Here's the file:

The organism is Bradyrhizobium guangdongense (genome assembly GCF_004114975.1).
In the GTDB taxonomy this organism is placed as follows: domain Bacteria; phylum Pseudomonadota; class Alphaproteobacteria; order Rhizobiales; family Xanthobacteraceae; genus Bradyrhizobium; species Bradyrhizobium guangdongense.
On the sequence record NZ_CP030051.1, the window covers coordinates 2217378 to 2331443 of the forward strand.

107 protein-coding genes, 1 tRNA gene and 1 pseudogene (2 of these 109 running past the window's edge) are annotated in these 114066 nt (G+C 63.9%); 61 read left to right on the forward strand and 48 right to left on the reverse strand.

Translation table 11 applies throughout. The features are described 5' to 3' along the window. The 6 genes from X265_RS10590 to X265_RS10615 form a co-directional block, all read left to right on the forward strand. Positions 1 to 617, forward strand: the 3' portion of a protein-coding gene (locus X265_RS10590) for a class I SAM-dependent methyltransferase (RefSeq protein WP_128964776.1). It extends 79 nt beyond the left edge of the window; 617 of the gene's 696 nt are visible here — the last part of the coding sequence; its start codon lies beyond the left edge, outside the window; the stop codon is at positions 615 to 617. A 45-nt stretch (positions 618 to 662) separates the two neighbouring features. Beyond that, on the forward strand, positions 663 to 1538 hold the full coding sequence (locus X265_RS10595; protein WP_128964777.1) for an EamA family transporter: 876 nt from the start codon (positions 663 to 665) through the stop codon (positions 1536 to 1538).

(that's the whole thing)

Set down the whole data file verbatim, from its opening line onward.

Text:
The organism is Bradyrhizobium guangdongense (genome assembly GCF_004114975.1).
In the GTDB taxonomy this organism is placed as follows: domain Bacteria; phylum Pseudomonadota; class Alphaproteobacteria; order Rhizobiales; family Xanthobacteraceae; genus Bradyrhizobium; species Bradyrhizobium guangdongense.
On the sequence record NZ_CP030051.1, the window covers coordinates 2217378 to 2331443 of the forward strand.

107 protein-coding genes, 1 tRNA gene and 1 pseudogene (2 of these 109 running past the window's edge) are annotated in these 114066 nt (G+C 63.9%); 61 read left to right on the forward strand and 48 right to left on the reverse strand.

Translation table 11 applies throughout. The features are described 5' to 3' along the window. The 6 genes from X265_RS10590 to X265_RS10615 form a co-directional block, all read left to right on the forward strand. Positions 1 to 617, forward strand: the 3' portion of a protein-coding gene (locus X265_RS10590) for a class I SAM-dependent methyltransferase (RefSeq protein WP_128964776.1). It extends 79 nt beyond the left edge of the window; 617 of the gene's 696 nt are visible here — the last part of the coding sequence; its start codon lies beyond the left edge, outside the window; the stop codon is at positions 615 to 617. A 45-nt stretch (positions 618 to 662) separates the two neighbouring features. Beyond that, on the forward strand, positions 663 to 1538 hold the full coding sequence (locus X265_RS10595; protein WP_128964777.1) for an EamA family transporter: 876 nt from the start codon (positions 663 to 665) through the stop codon (positions 1536 to 1538).